When landlords decide it’s time to work with a property management company, there is a lot more involved than just relationship building. Below are a few highlights related to how a management company can be appointed.
To be chosen to manage rental units, you first need to make sure you’ve laid the groundwork as a successful company. It is imperative that you are properly licensed, create an LLC or S Corp, and follow a business plan if created. Having a framework will allow your clients to feel confident in your skills and capabilities.
Setting up a company and displaying a healthy rental portfolio will show potential landlords that you know what you’re doing. To be successful and appointed, you need to have the foundation in place.
In any client facing role, building relationships is the key to growth. Valuing employee relationships can build a solid business, but so can relationships with property owners in your community. Set expectations and keep the lines of communication open for new prospects and current owners.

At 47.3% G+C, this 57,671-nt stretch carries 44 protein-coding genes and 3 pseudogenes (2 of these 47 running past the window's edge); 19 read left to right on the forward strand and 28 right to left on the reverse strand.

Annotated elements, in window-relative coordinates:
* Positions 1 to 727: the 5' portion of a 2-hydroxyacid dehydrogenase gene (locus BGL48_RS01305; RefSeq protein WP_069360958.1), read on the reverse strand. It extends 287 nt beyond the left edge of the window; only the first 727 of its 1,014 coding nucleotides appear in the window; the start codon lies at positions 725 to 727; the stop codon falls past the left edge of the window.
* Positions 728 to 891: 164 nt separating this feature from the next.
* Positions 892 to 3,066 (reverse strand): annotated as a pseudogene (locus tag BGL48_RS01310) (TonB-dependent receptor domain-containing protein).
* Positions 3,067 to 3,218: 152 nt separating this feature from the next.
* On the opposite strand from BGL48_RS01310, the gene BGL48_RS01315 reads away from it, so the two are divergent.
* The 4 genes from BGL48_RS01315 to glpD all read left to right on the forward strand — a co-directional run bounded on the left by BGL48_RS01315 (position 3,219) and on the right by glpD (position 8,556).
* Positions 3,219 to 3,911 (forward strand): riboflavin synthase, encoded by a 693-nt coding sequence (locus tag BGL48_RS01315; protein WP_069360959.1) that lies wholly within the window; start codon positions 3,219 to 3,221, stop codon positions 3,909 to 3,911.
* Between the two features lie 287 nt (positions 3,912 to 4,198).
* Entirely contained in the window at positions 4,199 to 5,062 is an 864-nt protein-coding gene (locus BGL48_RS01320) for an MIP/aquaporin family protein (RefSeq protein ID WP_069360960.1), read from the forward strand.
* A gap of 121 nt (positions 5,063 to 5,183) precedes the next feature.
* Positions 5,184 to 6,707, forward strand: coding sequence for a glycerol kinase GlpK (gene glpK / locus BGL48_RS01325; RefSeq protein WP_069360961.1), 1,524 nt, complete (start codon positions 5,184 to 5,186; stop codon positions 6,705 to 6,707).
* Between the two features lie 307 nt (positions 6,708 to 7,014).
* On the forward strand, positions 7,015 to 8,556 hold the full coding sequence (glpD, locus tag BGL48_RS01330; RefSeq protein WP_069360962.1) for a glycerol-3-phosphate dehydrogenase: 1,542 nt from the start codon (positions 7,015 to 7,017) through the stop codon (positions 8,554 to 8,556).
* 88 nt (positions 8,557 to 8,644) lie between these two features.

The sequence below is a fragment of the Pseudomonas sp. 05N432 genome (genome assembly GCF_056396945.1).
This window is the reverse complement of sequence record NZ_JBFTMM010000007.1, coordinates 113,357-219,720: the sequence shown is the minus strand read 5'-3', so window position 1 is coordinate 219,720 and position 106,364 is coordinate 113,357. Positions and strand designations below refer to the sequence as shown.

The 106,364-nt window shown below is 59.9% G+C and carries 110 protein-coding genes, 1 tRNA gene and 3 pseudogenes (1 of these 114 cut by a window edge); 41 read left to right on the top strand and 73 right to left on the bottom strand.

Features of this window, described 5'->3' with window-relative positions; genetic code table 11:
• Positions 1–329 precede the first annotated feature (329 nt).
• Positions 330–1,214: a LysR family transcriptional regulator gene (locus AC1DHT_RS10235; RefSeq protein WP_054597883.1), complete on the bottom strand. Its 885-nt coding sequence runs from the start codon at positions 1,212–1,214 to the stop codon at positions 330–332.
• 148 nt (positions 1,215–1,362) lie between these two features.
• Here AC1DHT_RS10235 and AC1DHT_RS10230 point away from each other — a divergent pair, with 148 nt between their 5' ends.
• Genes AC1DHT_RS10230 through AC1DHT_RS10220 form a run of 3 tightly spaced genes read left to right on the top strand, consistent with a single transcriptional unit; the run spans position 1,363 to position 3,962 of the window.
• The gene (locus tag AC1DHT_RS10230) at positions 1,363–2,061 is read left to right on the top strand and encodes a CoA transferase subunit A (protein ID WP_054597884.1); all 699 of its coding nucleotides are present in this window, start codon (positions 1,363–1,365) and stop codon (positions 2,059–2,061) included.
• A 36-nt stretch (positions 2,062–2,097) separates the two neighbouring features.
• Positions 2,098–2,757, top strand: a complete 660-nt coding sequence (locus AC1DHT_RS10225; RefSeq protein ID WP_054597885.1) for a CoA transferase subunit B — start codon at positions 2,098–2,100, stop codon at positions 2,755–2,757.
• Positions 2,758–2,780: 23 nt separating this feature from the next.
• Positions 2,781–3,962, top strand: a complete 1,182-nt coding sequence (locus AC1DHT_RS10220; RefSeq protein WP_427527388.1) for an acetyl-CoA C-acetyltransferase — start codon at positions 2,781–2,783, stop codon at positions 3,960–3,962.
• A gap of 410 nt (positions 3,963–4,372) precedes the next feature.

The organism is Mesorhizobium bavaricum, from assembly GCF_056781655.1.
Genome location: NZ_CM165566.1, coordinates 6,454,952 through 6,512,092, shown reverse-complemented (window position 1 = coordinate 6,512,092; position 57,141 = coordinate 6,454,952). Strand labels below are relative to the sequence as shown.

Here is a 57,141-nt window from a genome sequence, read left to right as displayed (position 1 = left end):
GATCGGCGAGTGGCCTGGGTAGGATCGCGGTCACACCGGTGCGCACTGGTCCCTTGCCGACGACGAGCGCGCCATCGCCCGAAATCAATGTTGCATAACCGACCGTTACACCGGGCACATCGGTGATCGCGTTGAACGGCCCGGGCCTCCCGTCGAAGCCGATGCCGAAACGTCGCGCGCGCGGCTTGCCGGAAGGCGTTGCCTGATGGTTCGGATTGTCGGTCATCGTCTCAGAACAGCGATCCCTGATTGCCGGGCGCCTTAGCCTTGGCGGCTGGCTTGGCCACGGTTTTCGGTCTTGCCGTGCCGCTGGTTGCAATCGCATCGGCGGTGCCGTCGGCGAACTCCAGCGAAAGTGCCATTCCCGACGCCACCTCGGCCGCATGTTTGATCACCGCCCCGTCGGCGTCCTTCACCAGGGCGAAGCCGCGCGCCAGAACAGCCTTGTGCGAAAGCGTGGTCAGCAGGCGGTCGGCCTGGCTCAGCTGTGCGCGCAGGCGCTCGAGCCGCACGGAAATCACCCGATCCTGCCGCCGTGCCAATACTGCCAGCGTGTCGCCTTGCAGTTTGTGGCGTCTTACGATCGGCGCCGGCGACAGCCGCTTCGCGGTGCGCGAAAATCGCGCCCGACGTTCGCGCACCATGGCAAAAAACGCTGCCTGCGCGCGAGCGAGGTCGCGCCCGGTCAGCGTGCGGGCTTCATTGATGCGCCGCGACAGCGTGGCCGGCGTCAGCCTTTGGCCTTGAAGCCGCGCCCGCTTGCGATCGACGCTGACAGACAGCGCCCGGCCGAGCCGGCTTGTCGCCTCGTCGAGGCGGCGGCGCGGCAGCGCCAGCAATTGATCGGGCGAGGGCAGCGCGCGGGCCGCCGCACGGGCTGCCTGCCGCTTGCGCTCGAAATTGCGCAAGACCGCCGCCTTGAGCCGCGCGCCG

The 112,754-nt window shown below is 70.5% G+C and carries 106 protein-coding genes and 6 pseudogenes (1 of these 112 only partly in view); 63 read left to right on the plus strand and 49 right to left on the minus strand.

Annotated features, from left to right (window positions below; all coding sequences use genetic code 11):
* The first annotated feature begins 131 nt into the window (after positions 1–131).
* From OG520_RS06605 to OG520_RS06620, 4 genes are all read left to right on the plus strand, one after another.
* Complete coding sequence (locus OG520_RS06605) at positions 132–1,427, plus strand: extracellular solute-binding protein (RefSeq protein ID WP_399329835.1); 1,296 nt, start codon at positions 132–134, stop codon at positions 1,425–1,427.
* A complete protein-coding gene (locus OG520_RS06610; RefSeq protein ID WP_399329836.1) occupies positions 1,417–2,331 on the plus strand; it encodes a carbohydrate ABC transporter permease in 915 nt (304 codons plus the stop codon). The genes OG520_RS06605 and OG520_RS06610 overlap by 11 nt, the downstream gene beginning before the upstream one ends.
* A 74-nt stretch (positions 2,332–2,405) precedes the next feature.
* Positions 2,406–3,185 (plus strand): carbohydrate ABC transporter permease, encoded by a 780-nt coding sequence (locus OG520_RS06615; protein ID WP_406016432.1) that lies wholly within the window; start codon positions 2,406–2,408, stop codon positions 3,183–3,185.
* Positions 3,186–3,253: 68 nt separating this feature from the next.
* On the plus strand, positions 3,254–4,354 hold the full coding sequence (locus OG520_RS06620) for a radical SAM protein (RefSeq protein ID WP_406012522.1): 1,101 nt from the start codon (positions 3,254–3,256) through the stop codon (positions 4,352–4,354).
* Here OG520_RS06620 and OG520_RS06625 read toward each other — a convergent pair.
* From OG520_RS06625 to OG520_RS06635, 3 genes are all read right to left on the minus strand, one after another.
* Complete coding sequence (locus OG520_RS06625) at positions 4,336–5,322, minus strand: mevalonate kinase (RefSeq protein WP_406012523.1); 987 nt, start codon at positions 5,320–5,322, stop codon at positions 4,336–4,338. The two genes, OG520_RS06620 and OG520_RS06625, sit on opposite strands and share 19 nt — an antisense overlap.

Feel confident providing your own proactive feedback to owners and identify opportunities for additional revenue streams. Property owners are looking for firms to explain exactly what can be provided for them.
A Healthy Portfolio
Property owners are looking for management companies with healthy pipelines and positive reviews. It is important to model high levels of customer service and management skills. If there is high tenant turnover or flags with occupancy or vacancy rates, this can impact your reputation as a company and deter new prospects. Keep up with shifts and remain accommodating.
Your Next Move
When it comes time to being chosen, be prepared for questions. Most owners want to know how the property will be managed, the fees involved, and how to cancel if needed. Whether the management company has failed to deliver on promises, or you simply want to manage the home yourself, you should let the company know your reason for leaving.
You want a company that is not only knowledgeable about their own processes and systems, but also about the changing real estate market and local laws that affect your property.